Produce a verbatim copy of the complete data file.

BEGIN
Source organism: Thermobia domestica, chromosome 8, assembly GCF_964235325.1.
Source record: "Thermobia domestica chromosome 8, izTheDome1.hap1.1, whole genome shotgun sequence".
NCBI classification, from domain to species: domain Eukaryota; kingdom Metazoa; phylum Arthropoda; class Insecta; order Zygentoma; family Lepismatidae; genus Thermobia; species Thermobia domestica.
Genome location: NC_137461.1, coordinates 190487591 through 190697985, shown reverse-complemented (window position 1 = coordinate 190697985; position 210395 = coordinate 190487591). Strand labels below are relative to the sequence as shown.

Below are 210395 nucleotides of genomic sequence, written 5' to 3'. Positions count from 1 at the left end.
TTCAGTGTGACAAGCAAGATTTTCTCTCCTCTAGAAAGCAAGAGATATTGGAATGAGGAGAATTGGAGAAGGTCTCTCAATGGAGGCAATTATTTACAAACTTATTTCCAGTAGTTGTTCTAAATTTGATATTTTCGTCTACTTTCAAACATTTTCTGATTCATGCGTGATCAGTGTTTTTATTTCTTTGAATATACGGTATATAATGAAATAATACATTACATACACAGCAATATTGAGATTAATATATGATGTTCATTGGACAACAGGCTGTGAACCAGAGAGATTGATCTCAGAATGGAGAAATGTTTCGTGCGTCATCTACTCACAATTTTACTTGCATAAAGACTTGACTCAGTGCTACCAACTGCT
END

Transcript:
Source organism: Thermobia domestica, chromosome 8, assembly GCF_964235325.1.
Source record: "Thermobia domestica chromosome 8, izTheDome1.hap1.1, whole genome shotgun sequence".
NCBI classification, from domain to species: domain Eukaryota; kingdom Metazoa; phylum Arthropoda; class Insecta; order Zygentoma; family Lepismatidae; genus Thermobia; species Thermobia domestica.
Genome location: NC_137461.1, coordinates 190487591 through 190697985, shown reverse-complemented (window position 1 = coordinate 190697985; position 210395 = coordinate 190487591). Strand labels below are relative to the sequence as shown.

Below are 210395 nucleotides of genomic sequence, written 5' to 3'. Positions count from 1 at the left end.
TTCAGTGTGACAAGCAAGATTTTCTCTCCTCTAGAAAGCAAGAGATATTGGAATGAGGAGAATTGGAGAAGGTCTCTCAATGGAGGCAATTATTTACAAACTTATTTCCAGTAGTTGTTCTAAATTTGATATTTTCGTCTACTTTCAAACATTTTCTGATTCATGCGTGATCAGTGTTTTTATTTCTTTGAATATACGGTATATAATGAAATAATACATTACATACACAGCAATATTGAGATTAATATATGATGTTCATTGGACAACAGGCTGTGAACCAGAGAGATTGATCTCAGAATGGAGAAATGTTTCGTGCGTCATCTACTCACAATTTTACTTGCATAAAGACTTGACTCAGTGCTACCAACTGCT